Guardian of Time (2)
The day is Yours, the night also is Yours;
You have prepared the light and the sun.
You have set all the borders of the earth;
You have made summer and winter. Psalm 74.16, 17
Never knew what they had
Susie and I enjoy watching “Antiques Road Show” on our local PBS station. I’m always impressed at the knowledge of the appraisers, their understanding of the provenance and peculiar details and beauty of the item they’re considering, and their advice about conserving and insuring these precious treasures.
I may look at a cabinet, for example, and think it’s interesting or even beautiful, but I’m sure I wouldn’t know why, or whether my judgment was reliable beyond an expression of my own taste.
But what I particularly enjoy about this program is watching the faces of people who learn, through the detailed explanations given by their appraiser, that this old piece of junk they’ve stacked books on for years is really a precious and quite valuable artifact. They never knew what they had because they didn’t understand what it was.
However, the resolve of every one of them, from that moment on, is to treat this discovered treasure with the respect it deserves.
What is time?
The time of our lives is like that. We take our time for granted, which is not to say that we don’t value it. We do, and we try to use it well for all the things we consider to be most important.
But I suspect that most of us don’t think of time as a precious gift from God, bestowed by our Creator, one moment at a time, with a specific use and purpose in mind. We have not directed our consciences to serve as guardians of time, so that we determine to make the best use of every moment for our Kingdom-and-glory calling. For us, time is just something out there, something everybody has, that we use up as the moments pass for whatever matters most, in the confident belief that we’ll always have more time to do more of the same.
But what is time, really? Can you go down to the local grocery and purchase a box of it? Can you swap some of your time with a friend so that you get better time, or, at least, time you consider to be more valuable?
And what about the time you had yesterday? Where is it? And the time for tomorrow? Why are we so certain it will be here when we need it? The question of time has captured the attention of physicists, cosmologists, philosophers, poets, and theologians from time immemorial.
Time is not only a gift of God, but also a creation of His as well. God does not exist within time; He is eternal and does not experience anything like the succession of moments we know as time. God makes time, and He gives time to His creatures, one moment at a time, every day of our lives.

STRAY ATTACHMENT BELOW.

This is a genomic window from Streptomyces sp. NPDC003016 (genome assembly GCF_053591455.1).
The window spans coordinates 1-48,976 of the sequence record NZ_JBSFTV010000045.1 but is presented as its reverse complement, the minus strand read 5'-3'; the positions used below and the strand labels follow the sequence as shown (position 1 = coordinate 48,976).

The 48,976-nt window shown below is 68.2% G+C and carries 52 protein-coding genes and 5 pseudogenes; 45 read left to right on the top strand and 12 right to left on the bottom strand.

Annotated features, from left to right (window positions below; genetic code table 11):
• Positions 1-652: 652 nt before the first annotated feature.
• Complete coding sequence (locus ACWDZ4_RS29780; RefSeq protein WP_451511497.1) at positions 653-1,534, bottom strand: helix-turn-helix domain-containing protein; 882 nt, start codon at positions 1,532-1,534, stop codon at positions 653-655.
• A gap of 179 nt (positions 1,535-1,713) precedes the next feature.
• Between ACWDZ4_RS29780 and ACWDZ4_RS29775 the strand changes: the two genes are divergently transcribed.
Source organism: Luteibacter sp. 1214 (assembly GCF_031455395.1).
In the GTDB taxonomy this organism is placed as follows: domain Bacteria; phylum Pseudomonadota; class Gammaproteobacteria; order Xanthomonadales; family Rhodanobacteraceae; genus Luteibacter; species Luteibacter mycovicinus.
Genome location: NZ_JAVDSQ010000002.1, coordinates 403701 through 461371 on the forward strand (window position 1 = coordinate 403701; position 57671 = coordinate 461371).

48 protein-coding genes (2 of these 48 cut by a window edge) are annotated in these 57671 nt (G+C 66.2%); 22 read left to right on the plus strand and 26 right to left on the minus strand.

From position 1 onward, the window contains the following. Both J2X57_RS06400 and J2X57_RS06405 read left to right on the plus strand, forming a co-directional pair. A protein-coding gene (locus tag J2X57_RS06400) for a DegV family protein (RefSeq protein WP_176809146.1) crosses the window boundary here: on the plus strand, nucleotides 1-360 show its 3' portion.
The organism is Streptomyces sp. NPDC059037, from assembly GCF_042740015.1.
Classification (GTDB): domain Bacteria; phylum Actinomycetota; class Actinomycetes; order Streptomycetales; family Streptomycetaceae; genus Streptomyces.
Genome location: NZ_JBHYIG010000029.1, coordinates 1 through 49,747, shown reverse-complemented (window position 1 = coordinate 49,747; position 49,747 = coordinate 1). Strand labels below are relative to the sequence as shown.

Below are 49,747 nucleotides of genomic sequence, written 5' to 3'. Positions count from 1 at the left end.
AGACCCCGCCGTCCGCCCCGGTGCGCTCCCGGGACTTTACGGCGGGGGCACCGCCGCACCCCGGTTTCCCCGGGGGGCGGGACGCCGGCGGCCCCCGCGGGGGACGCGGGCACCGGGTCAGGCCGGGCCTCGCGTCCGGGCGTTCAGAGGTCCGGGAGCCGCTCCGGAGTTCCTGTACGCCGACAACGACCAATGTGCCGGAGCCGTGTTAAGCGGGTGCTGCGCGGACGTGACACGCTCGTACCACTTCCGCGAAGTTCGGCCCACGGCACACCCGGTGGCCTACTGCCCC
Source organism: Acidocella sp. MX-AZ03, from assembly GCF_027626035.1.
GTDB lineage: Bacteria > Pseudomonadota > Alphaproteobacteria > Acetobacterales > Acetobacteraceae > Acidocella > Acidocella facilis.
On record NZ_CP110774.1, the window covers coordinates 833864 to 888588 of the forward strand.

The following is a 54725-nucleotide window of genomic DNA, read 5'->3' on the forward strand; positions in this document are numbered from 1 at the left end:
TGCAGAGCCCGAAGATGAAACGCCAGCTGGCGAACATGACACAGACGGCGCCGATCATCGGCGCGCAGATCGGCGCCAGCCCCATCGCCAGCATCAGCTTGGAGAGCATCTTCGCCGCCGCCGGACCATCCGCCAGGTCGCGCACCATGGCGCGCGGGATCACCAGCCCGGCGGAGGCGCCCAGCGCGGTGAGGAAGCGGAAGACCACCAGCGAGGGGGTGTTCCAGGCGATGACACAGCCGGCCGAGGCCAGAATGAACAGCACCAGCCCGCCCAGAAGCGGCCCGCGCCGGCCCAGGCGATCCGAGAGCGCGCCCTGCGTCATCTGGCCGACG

Time exists somehow within God (Acts 17.27, 28) and is dependent, like everything else, upon His upholding Word (Heb. 1.3). God defines the nature of time and its proper use, and as we are being formed into the image of our Lord Jesus Christ, concern for the right use of time will feature large in our daily lives.
We measure time, from the human perspective, in various ways – seconds, minutes, days, weeks, months, years, and so forth. But these are not true quantitative measurements of some material quantity – like a half gallon jug measures a certain amount of milk. Our measures of time are more on the order of estimates (as we think of the future), experiences (with respect to the present), and records (as we think about the time that is gone by).
All time comes from the Word of God (Jn. 1.1-3), is sustained by the Word of God (Heb. 1.3), and returns – like the talents in Jesus’ parable – to its Creator and true Owner (Rom. 11.34-36). There is as yet no future time, and the time we’ve used up is gone forever; we cannot return to it.
The only time we ever have is the present moment, which is supplied for us, as an act of free grace, by the eternal God. He has a precious purpose for the time He gives us – that we might know Him, enjoy His blessings, express His glory, and demonstrate His love – but, for the most part, people squander the time God gives them for merely personal and pragmatic ends. And I suspect this is so because we do not appreciate time as the unique commodity and precious gift that it is.
Our time is not our own, just as we who know Jesus Christ are not our own (1 Cor. 6.19, 20). What we hardly think of as more than passing moments for temporal endeavors, are creations of God which He bestows as investments of eternal glory, to be used and enjoyed by creatures destined to live with Him forever.
And He has set the conscience in the soul to guard this precious treasure and see that it is properly employed.
1. What does someone mean who says, “I’m just wasting time”? Is time the sort of thing we ought to waste? Explain.
2. Meditate on 1 Corinthians 6.19, 20 and Ephesians 5.15-17. If all time is God’s time, and you belong to Him, what does this suggest about how you ought to guard the time entrusted to you each day? What’s involved in learning to guard your time for God’s glory?
3. Is it possible to remain mindful, throughout the day, that our time is a gift from God, to be used for His purposes? How would you suggest doing that?
Next steps – Preparation: Here’s a challenge for you. Review in prayer the way you spent the time allotted to you yesterday. What percentage of that time was consciously spent and consciously invested for Jesus our King and His glory? What can you do to begin improving that percentage?
T. M. Moore
All the installments in this “Strong Souls” series are available in PDF by clicking here.
For more on a Christian view of time, order a free copy of our book, Vantage Point, by clicking here.
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Except as indicated, Scripture taken from the New King James Version. © Copyright 1982 by Thomas Nelson, Inc. Used by permission. All rights reserved.